Ronald Coase’s insights about managing external costs through private bargaining are irrelevant here because no one owns the climate and, even if such rights were assigned, the owners would be so numerous and dispersed that the costs of bargaining would be prohibitive.

But does anthropogenic global warming warrant a Pigouvian tax on the emission of greenhouse gases?

The first difficulty is estimating the external cost of greenhouse gas emissions and, hence, the size of the tax. Begin by noting that global warming will have benefits. Increased CO2 emissions have caused a great greening of the planet over the last 20 years. If the climate warms as predicted, vast tracts of land in Russia and Canada, now too cold for agriculture, will become arable. We should expect food to become more abundant and cheaper. More generally, the costs created by cold weather – heating, delays in construction work, etc – should decline. Many people like warm weather. They pay good money to travel to it. I would willingly pay £2,000 a year to make London five degrees warmer.

Of course, there will be costs too. Sea levels may rise, swamping some now inhabited areas. Some places may become too hot for comfortable habitation or agriculture (though these are sure to be smaller than the cold areas made usable). The number of storms may increase, destroying property and interrupting economic activity.

So what is the net cost? No one knows. They don’t even know if it is negative or positive. So they don’t know if greenhouse gas emissions should be taxed or subsidised.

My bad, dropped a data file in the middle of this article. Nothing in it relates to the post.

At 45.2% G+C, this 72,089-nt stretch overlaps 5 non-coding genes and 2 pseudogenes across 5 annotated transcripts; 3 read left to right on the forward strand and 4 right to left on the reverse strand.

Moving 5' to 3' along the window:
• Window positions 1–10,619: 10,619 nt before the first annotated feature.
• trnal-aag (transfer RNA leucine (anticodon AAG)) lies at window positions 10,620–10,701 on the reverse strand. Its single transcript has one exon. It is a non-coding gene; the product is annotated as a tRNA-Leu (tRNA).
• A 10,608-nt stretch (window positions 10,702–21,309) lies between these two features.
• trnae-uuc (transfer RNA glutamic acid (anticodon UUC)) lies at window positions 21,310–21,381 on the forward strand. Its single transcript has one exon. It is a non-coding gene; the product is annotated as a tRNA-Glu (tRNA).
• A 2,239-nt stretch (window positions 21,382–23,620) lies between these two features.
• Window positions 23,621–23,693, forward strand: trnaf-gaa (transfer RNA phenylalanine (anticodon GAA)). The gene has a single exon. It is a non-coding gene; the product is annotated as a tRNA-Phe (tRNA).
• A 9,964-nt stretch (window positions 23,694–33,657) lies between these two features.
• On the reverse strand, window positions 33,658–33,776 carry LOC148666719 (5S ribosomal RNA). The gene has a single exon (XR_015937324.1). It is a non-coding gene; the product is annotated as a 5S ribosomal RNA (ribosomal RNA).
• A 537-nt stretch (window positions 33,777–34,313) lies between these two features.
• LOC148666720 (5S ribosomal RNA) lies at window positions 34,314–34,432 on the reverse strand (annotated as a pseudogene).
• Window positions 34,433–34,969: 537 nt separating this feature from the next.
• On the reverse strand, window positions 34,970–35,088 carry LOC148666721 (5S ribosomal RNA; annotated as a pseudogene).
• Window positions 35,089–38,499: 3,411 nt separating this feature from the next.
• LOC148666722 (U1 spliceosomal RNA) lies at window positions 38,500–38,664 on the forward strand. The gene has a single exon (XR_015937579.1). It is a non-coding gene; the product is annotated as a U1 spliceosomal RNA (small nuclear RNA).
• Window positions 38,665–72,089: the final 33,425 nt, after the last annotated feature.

This not an anti-science position. Scientists can predict physical outcomes (with varying degrees of certainty, which, in the case of climate science, is low). But they cannot predict economic outcomes. They cannot tell you the value of those physical outcomes. Global warming will have many effects – some positive, some negative – on a vast number of people with very different environmental circumstances, incomes and preferences. Anyone who claims to know the net aggregate value of global warming displays amazing overconfidence.

Some will say that ignorance itself gives us reason to impose the Pigouvian tax (at some arbitrarily chosen level, as is unavoidable given our ignorance). We should think of it as an insurance policy. The dire warnings may be true and, just in case they are, we should take measures to reduce emissions. Think of the tax as an insurance premium paid against the risk of global warming being net negative.